Characterisation of putative virulence factors in adherent-invasive Escherichia coli

Cogger-Ward, Robert (2020) Characterisation of putative virulence factors in adherent-invasive Escherichia coli. PhD thesis, University of Nottingham.

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Crohn’s disease (CD) is a chronic inflammatory bowel disease. CD is driven by a synergy of predisposing genetic variants, diet, gut colonisation with a perturbed pro-inflammatory microbiome, and infection with CD-associated pathobionts, including Adherent-Invasive Escherichia coli (AIEC). AIEC is a non-diarrhoeagenic intestinal E. coli pathotype, the virulence of which is characterised by adhesion to and invasion of intestinal epithelial cells (IECs); intracellular replication within IECs and macrophages; flagella-mediated motility; and biofilm formation.

Preliminary evidence suggests the prototypical AIEC strain, LF82, mediates pathogenesis in some part via two uncharacterised Type VI Secretion Systems (T6SS). The T6SS may secrete anti-eukaryotic and anti-bacterial effectors and is implicated in host cytomodulation and niche establishment via inter-bacterial antagonism in several proteobacterial pathogens. This study therefore used phenotypic screening approaches to define the roles of the T6SS in host-AIEC interactions, and anti-bacterial competition. A high-throughput screen was also employed to identify putative anti-eukaryotic T6SS effectors. No evidence of a role for the T6SS in IEC invasion, intramacrophage replication, or anti-bacterial competition was found in this study. Intra-IEC replication could not be reliably assayed. However, a high-throughput screen identified four putative anti-eukaryotic T6SS effectors, which might conceivably modulate intra-IEC survival and intracellular replication in AIEC.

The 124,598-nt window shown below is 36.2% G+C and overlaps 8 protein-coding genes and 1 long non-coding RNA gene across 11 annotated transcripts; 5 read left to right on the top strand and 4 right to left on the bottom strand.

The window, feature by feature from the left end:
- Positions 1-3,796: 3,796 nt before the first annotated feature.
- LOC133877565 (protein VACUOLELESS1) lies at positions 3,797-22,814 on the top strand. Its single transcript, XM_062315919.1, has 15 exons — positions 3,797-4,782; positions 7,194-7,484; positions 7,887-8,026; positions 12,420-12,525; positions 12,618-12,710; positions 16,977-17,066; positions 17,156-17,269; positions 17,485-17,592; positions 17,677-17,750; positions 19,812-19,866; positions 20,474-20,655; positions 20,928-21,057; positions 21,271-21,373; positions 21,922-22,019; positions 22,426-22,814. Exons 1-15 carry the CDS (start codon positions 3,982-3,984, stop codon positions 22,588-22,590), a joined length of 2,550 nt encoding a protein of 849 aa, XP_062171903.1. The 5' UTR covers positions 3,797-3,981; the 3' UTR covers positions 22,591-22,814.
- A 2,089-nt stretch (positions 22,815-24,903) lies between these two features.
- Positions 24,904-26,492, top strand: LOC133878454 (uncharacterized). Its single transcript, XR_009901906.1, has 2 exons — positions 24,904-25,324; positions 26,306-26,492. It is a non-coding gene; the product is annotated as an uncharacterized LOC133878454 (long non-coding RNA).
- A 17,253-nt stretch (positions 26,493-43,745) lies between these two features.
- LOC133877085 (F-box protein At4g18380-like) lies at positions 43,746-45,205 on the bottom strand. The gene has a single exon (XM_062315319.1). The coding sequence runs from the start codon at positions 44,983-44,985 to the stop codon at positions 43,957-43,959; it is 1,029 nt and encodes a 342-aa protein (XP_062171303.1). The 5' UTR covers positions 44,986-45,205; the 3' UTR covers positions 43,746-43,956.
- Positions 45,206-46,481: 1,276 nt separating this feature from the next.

Prior work in the Huett lab identified a conserved hypothetical protein – LF82_314 – which promoted AIEC invasion of IECs. This study sought to validate this finding, and to characterise the role of LF82_314 in biofilm formation, motility, and host colonisation, using a Caenorhabditis elegans infection model. Bioinformatic, genetic, and proteomic characterisations of LF82_314 were also conducted. This study found LF82_314 mediates biofilm formation and C. elegans gut colonisation via flagella-mediated motility. Genetic and biochemical characterisations suggest LF82_314 may modulate motility by regulating anaerobiosis. LF82_314 is widespread in γ-proteobacterial pathogens. This study therefore found LF82_314 is a significant novel virulence factor, with consequence in both CD and other enteric infections.

Item Type: Thesis (University of Nottingham only) (PhD)
Supervisors: Huett, Alan
Keywords: Adherent invasive Escherichia coli; AIEC; Biofilm; Motility; Crohn's disease; bcmA; LF82_314
Subjects: Q Science > QR Microbiology
Faculties/Schools: UK Campuses > Faculty of Medicine and Health Sciences > School of Life Sciences
Item ID: 59803
Depositing User: Cogger-Ward, Robert
Date Deposited: 17 Jul 2020 04:40
Last Modified: 17 Jul 2022 04:30

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